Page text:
The Nissan Murano crossover, first released in 2003, was a big hit for Nissan. Practical looks, a great powertrain, and a high level of utility made it a winner that competes with the Ford Edge, Toyota Highlander, Hyundai Santa Fe, and Chevy Traverse. In 2007 as sales started to decline, Nissan pulled the Murano off the lots for 2008 and began working on an updated model for 2009 without straying too far from the winning Murano formula.
Much of the design was kept the same, but they modernized it up a bit. More curves for a muscular appearance, bigger wheels, taillights flipped on their side, and the front grille and fascia have been redesigned. As long as you’re looking at it from the rear, it’s still attractive, but turn it around and the weird grill-over-headlight awkward design makes me gag. If you like that design, great, but it’s a deal-breaker for me. Despite the strange appearance in the front, the 2009 Murano is greatly improved over the last generation.
The most significant difference in the new Murano is the interior. Instead of taking the “shove a third row in there” approach like most manufacturers, Nissan decided to make the existing seating more comfortable. Both front and rear passengers have plenty of room to stretch out, and you can still store enough in the back to go on a family vacation. Our cloth seats were comfortable, and the interior is well designed, save for a few details.
The LCD display that would otherwise house the navigation system looks awful. The big, ugly, bright orange screen displaying only audio info, time, and climate control information has a thick black stripe across the middle that doesn’t display anything. I first thought the screen was broken until I realized it’s just poor design. The instrument panel is attractive. Nissan strayed from their normal “just make everything ugly orange” philosophy and threw in some attractive white numbers against a silver background with only the lighted ring around the gauges and needles lit orange, if you’re not counting the driver info display. The dash is otherwise user-friendly; nothing too fancy, a nice symmetrical design, and easy to learn.
For me, the 2009 Nissan Murano’s drivability is its greatest asset. Steering is much like that in the 2009 Infiniti EX35 – light and easy at all speeds with excellent control. Makes sense since they’re both sitting on the Altima platform. That same base platform gives the 2009 Murano car-like handling which makes it surprisingly quick and nimble through traffic. The suspension is soft and comfortable, and at highway speeds the ride is incredible smooth. Wind and engine noise have been all but completely eliminated, making the Murano a great cruiser.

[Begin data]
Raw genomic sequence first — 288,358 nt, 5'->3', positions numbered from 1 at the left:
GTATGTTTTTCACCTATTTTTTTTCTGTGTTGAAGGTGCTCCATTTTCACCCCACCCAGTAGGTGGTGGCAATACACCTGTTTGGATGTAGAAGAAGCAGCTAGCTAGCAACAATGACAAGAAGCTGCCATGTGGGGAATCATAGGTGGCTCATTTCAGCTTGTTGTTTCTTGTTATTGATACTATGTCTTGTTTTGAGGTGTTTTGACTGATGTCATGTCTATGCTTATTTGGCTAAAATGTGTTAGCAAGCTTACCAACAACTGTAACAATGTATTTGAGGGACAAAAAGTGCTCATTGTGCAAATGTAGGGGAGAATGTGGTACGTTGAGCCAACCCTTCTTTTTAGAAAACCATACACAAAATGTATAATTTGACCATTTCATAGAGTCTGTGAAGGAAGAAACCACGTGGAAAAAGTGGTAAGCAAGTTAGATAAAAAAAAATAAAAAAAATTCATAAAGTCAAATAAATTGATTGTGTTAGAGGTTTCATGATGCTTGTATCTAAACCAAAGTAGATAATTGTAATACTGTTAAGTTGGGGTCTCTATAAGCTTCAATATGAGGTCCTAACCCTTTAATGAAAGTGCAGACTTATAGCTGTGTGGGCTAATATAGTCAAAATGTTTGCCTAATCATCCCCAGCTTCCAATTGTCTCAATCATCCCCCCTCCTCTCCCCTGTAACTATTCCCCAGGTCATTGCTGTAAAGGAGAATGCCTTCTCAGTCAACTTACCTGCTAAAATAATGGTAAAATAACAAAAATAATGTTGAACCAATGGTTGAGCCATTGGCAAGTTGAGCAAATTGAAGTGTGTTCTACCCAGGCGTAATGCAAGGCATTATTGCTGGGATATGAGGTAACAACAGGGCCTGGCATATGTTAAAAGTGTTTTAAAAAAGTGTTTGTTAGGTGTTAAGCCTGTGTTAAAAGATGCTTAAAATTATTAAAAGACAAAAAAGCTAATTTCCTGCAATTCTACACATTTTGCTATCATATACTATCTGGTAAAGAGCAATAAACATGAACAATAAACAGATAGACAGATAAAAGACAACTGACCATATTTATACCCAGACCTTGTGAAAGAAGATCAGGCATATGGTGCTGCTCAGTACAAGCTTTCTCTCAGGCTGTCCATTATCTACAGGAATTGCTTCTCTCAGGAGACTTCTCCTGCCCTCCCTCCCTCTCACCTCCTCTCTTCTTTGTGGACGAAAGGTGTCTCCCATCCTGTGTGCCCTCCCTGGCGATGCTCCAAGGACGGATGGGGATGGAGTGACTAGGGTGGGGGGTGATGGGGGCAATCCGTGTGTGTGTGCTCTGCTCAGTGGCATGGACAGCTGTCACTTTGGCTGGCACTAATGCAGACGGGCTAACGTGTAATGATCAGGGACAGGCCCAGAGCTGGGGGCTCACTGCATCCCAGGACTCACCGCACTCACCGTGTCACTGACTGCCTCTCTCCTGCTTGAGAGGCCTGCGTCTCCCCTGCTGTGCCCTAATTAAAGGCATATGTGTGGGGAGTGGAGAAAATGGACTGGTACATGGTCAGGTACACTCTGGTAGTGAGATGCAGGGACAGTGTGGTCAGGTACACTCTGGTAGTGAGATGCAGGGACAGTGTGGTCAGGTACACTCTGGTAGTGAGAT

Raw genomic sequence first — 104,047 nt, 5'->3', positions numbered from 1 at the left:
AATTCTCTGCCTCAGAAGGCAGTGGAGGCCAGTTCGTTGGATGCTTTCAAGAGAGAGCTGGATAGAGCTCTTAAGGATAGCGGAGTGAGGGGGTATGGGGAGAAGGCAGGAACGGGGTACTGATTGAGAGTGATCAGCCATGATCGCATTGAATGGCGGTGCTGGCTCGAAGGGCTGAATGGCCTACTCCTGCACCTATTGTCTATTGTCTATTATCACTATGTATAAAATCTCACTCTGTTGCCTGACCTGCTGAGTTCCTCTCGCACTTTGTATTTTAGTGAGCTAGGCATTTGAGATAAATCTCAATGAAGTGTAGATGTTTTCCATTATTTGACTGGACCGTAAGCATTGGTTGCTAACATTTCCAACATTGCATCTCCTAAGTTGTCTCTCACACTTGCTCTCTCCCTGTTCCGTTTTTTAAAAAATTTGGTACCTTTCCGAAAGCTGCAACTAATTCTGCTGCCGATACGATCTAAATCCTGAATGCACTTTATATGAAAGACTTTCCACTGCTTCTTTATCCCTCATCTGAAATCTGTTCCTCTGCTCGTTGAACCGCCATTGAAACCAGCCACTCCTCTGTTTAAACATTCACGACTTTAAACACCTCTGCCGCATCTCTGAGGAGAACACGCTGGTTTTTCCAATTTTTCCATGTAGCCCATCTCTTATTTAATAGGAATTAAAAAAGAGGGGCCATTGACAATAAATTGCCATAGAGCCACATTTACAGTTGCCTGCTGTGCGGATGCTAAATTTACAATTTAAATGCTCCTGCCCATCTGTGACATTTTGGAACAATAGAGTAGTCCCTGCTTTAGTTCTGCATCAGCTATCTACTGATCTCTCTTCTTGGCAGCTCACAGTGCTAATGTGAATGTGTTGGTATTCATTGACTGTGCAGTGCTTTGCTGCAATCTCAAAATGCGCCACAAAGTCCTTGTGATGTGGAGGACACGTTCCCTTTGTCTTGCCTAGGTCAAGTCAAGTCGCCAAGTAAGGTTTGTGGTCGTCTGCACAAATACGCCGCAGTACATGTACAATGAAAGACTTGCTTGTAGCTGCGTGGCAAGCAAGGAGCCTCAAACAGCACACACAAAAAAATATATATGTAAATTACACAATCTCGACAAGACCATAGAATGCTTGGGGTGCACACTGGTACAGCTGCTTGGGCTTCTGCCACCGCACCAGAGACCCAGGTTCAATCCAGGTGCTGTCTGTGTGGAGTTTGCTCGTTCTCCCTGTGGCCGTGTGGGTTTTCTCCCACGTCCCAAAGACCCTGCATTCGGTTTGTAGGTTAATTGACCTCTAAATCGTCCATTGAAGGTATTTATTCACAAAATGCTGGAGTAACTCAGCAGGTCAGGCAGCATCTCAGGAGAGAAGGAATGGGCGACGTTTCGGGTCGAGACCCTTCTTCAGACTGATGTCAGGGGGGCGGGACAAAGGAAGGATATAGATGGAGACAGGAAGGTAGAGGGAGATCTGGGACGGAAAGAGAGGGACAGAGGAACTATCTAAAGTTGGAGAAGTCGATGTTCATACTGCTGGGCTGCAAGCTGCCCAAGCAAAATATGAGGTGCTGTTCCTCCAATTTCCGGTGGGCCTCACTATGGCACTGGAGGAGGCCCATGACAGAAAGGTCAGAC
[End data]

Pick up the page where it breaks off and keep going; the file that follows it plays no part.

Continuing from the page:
The only powertrain option for the 2009 Murano is a 265 hp 3.5-liter V6 engine mated to a Continuously Variable Transmission (CVT.) I dislike the CVT on most vehicles, but it works very well on the Murano. The monotonous engine drone normally associated with the transmission doesn’t apply here, which makes it pleasant to drive. The benefits of CVT are apparent in the Murano – smooth and quick power delivery and increased fuel economy – with none of the usual drawbacks. I’m happy that Nissan decided not to include the phony “simulated manual shift mode” in the Murano; it’s a truly pointless system. The familiar VQ35-series engine in the 2009 model got a power bump to 265 from 240 hp; a welcome change that doesn’t adversely affect fuel economy, but provides the Murano with plenty of power when needed.
Our review model – a 2009 Nissan Murano S AWD – came in at $30,920 with splash guards and a $550 Convenience Package, which includes tinted windows, a roof rail, a cargo cover, and security. No other options or packages were included on this base model, which means we didn’t get much – manual cloth seats, no sunroof, no intelligent key, no navigation. Our S model is considered the base trim, then comes the SL with fog lights, power seats, rear tinted glass, and steering wheel-mounted audio controls. Next up is the “SL with 360 degree Value Package” which adds a moonroof, intelligent key, bluetooth, and iPod integration. Last is the top-of-the-line LE which adds bigger wheels, HID headlights, a better audio system, rear-view camera, and a power liftgate. Get a base Murano with few options like ours and you’ll get a reasonably priced crossover SUV at around $30K. Option it out and you’ll be at around $45k, which is still reasonable for what you’re getting.
As far as complaints go, there aren’t too many. I already mentioned the horrid redesign of the front-end and ugly orange LCD screen inside. Otherwise, rearward visibility is sacrificed in the name of style by the C pillar, which sometimes makes it difficult maneuvering around parking lots. The Murano’s handling is good, as I mentioned before, but not as athletic as its sibling Infiniti EX35, which comes with a higher premium. It’s still worth checking out if you’re looking for luxury.
The 2009 Nissan Murano is a small but worthwhile step up from the older Murano (except for the styling,) and is a great choice among large crossovers.
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